Yole Group Viewpoint – Powering the future: Semiconductor solutions for automotive electrification

Although the major EV markets are experiencing slow growth of BEVs, we are seeing a new wave powered by the 800V adoption, >3C fast charging batteries, and high-power DC chargers. Power electronics, especially SiC, are one of the key drivers.

We cannot hide that BEV growth has slowed in all 3 major markets, although we see different root causes. As shown in the adoption of  BEV among different customer groups, China is leading the trend. Remarkably, China has entered the early majority phase, while both Europe and the US are still in early adopter phases, having not yet crossed  ‘The chasm’ into majority customer markets. We conclude that the slowdown in China is mainly due to technological limitations in the battery. While BEVs can satisfy most user scenarios, they are still challenging in cold weather and long-distance driving (people still remember the hours or even days of standing still in storms during the Chinese New Year holidays). For Europe and the US alike, where wealthy early adopters are the base of EV adoption, however, the hefty price gap between BEV and its ICE counterpart still keeps these 2 markets from a large majority. We conclude that the slowdown in both Europe and the US is mainly due to battery supply chain limitations, which still lack local production and cost competitiveness.


Of course, it is worth mentioning some ongoing positive momentum in the global electrification trend, such as the rise of plug-in hybrid electric vehicles (including range extender electric vehicles) for scenarios not fully covered by BEV; the rapid move to electrification in the developing world, with leading examples of Thailand, Indonesia, and India; the kick-off of electrification in commercial vehicle segments, including delivery vans, buses, medium and heavy trucks with short operational routes, and even lorries for long but relatively fixed routes.

With range anxiety and charging speed still topping the concerns about the adoption of BEV, 3 key factors will likely drive the technological trends in the coming years, where power electronics will play a critical role:

  • 800V architecture with the benefits of fast charging, high efficiency, and power density
  • Battery cells with optimized chemistries allowing more than 3C charging speed (or 20 minutes for fully charged)
  • High-power DC charging infrastructure featuring flexible power allocation, high conversion efficiency, and liquid cooling

For both 800V architecture and DC charging infrastructure, power electronics are the critical components. The most remarkable rise is the shift to SiC-based devices, including SiC MOSFETs in both discretes and modules. As a wide bandgap material, SiC is a better choice in high voltage applications, such as 800V architecture, that normally require 1200V rated devices in all sub-systems directly connected to the high voltage bus. Engineers are more familiar with inverters for traction motors, onboard chargers, and DC/DC converters. Meanwhile, we are seeing increasing adoption of SiC in 800V A/C compressors.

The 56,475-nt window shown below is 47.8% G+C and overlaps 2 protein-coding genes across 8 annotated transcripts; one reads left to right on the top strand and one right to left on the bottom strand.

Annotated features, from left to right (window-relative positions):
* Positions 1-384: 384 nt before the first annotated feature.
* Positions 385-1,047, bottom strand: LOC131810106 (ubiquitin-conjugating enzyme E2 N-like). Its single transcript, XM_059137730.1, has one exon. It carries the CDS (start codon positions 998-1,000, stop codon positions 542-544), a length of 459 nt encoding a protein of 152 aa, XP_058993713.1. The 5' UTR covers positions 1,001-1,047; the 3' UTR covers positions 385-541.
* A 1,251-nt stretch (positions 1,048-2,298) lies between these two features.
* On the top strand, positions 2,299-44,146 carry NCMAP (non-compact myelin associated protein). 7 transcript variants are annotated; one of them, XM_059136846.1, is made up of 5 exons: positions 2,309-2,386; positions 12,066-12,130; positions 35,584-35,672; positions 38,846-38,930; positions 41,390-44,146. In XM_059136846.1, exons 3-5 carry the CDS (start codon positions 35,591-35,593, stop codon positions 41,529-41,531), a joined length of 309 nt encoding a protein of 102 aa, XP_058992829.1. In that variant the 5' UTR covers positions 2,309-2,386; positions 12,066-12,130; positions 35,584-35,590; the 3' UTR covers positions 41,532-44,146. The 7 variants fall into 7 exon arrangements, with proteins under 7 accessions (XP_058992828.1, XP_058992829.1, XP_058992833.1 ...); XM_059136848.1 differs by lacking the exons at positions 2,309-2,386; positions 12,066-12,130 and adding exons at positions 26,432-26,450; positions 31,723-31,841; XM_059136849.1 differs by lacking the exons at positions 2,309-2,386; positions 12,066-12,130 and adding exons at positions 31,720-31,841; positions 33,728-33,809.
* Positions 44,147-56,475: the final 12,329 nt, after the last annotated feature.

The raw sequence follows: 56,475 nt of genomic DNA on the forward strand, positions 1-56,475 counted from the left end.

In previous studies, we identified 3 key contributors to the 800V adoption:

  • More affordable SiC substrate supply
  • Launch and acceptance of 800V vehicles
  • High-power DC charging infrastructure

All 3 saw positive momentum last year, enhancing 800V adoption. For both in-vehicle and DC charger applications, a critical barrier to SiC adoption is cost, which has been extensively analyzed and followed up in Power SiC/GaN monitors. Thanks to the enormous investments in the past years, new capacities, mainly for 6-inch wafer with improved quality, have been successfully brought to production, dramatically reducing the price.

Also, we witnessed a huge influx of 800V models in 2023, mainly from Chinese OEMs. As the most competitive EV market, China shows a clear preference for 800V architecture and not only for high-end models – 800V has started penetrating mainstream segments. End customers are seeing 800V as a new standard nowadays, even for BEVs.


A similar trend can be identified in DC charging infrastructure, which is shifting to high voltage, high power outputs in line with the 800V adoption in vehicles. Although ~900V DC bus voltage in DC chargers also requires 1200V rated devices, the chargers don’t require components to be automotive-qualified, meaning industrial devices could be used for better cost structures. As a trend set by Tesla, global OEMs are increasingly building their own fast-charging networks to improve customer satisfaction and generate new revenue. More detailed discussions can be found in the DC charging report.

Apart from the progress in power electronics, batteries are another key element in electrification. Studies at Yole cover both the supply chain and technological evolution.

With all the improvements we have noted in the past years, combined with supply chain planning and regulatory steps, a new wave of EV adoption can be expected after the current slowdown in growth. Power electronics, especially SiC, would surely be a crucial contributor to this trend.


Editorial contributions & press releases